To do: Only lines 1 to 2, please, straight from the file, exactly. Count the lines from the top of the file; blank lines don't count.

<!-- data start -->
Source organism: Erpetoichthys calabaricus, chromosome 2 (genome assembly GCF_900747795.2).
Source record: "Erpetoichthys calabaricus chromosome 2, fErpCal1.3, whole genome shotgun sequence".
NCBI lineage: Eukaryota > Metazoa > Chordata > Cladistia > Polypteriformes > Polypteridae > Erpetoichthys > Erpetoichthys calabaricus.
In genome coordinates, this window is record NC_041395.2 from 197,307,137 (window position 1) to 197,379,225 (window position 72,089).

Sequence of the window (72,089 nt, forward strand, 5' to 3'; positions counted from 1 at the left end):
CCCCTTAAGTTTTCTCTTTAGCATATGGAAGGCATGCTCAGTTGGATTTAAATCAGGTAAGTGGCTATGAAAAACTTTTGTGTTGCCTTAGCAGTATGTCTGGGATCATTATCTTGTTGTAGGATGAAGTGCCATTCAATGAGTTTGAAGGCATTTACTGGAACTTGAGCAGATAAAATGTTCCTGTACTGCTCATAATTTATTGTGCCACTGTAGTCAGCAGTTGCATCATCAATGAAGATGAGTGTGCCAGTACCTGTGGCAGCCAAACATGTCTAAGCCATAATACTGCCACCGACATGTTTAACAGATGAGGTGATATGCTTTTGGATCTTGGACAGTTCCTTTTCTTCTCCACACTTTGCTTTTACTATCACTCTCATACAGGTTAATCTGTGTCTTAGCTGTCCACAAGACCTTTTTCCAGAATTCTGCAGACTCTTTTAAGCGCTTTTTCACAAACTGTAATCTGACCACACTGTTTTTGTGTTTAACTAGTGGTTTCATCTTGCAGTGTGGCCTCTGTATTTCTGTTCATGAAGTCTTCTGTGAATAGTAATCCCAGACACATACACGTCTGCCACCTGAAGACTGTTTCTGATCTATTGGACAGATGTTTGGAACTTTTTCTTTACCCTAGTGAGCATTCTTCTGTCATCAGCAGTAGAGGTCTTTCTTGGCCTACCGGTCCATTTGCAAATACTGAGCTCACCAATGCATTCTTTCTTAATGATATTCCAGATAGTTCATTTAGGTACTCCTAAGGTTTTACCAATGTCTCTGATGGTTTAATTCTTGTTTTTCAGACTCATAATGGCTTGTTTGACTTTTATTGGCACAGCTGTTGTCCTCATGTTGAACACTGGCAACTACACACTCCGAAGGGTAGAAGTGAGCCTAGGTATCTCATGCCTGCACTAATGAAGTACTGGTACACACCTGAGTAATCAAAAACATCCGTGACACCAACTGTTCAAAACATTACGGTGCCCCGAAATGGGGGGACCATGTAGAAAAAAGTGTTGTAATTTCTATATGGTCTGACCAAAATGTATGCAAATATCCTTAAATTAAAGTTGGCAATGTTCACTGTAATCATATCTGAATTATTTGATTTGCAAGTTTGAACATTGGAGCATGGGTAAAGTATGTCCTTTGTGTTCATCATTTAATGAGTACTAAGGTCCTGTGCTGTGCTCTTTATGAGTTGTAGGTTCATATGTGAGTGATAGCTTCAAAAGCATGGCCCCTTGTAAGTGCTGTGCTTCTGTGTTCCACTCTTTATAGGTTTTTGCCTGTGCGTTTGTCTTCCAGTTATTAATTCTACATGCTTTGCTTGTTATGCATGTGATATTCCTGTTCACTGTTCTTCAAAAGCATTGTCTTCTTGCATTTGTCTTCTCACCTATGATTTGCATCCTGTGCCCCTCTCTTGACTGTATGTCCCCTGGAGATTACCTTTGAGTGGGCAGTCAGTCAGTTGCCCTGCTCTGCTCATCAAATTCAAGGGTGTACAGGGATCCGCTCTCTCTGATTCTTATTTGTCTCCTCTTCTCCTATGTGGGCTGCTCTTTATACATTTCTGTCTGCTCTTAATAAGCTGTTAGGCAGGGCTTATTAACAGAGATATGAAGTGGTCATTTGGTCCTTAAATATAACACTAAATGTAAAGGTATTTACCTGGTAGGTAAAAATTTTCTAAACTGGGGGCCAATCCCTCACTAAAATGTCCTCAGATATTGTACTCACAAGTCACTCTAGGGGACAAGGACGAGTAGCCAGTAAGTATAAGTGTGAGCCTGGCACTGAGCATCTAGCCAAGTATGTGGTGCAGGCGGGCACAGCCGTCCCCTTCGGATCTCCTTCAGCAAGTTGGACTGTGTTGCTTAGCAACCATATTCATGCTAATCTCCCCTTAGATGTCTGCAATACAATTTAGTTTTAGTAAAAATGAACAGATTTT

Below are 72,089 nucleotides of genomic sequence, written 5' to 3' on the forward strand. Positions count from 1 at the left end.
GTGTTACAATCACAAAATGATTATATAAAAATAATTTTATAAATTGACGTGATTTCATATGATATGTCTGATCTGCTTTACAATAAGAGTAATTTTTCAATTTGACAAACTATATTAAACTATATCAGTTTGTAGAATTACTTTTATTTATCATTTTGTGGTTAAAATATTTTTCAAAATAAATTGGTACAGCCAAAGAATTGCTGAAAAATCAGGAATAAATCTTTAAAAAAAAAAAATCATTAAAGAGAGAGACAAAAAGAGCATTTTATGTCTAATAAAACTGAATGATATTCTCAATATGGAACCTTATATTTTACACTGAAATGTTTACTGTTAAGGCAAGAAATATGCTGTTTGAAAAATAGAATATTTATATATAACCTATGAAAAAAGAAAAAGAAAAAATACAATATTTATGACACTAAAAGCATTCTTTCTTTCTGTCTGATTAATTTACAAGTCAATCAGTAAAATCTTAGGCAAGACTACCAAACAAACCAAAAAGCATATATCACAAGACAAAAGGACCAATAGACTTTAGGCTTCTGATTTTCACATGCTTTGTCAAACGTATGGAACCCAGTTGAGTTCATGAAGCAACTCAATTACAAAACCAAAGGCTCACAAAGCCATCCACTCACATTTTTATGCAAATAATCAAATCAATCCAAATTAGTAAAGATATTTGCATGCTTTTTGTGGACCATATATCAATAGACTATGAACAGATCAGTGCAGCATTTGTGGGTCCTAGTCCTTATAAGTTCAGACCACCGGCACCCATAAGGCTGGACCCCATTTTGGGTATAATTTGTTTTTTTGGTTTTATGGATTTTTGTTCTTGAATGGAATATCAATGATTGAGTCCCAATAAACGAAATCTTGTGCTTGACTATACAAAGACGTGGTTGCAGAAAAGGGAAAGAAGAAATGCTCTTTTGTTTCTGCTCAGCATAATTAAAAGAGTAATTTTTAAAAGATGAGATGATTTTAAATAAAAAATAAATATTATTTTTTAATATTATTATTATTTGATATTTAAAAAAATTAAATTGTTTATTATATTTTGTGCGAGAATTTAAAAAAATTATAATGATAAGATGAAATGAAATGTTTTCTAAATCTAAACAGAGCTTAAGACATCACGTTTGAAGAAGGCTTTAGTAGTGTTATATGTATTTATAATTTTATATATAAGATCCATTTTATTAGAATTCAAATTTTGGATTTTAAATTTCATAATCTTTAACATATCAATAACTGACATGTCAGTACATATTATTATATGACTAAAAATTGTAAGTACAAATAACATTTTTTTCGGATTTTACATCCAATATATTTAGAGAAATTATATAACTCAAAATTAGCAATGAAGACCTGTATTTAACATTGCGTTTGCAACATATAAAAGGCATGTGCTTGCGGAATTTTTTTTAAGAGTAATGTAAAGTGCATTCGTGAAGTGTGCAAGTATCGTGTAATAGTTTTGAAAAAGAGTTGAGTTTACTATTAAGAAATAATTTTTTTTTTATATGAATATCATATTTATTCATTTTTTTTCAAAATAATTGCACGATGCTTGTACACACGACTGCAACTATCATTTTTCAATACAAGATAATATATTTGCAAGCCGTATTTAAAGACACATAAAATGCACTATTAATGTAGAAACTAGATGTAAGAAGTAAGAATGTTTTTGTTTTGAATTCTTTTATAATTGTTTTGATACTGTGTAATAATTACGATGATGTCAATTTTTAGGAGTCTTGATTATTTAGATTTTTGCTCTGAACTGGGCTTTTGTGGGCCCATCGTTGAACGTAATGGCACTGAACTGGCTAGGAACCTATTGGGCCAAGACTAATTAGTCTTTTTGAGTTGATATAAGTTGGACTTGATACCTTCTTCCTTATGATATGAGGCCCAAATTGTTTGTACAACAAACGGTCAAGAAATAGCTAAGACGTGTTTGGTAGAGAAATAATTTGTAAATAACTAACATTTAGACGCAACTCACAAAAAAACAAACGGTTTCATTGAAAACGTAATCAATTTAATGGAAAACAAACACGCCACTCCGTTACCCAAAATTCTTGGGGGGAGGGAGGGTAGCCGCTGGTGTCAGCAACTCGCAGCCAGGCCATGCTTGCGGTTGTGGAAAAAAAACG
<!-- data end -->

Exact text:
Source organism: Erpetoichthys calabaricus, chromosome 2 (genome assembly GCF_900747795.2).
Source record: "Erpetoichthys calabaricus chromosome 2, fErpCal1.3, whole genome shotgun sequence".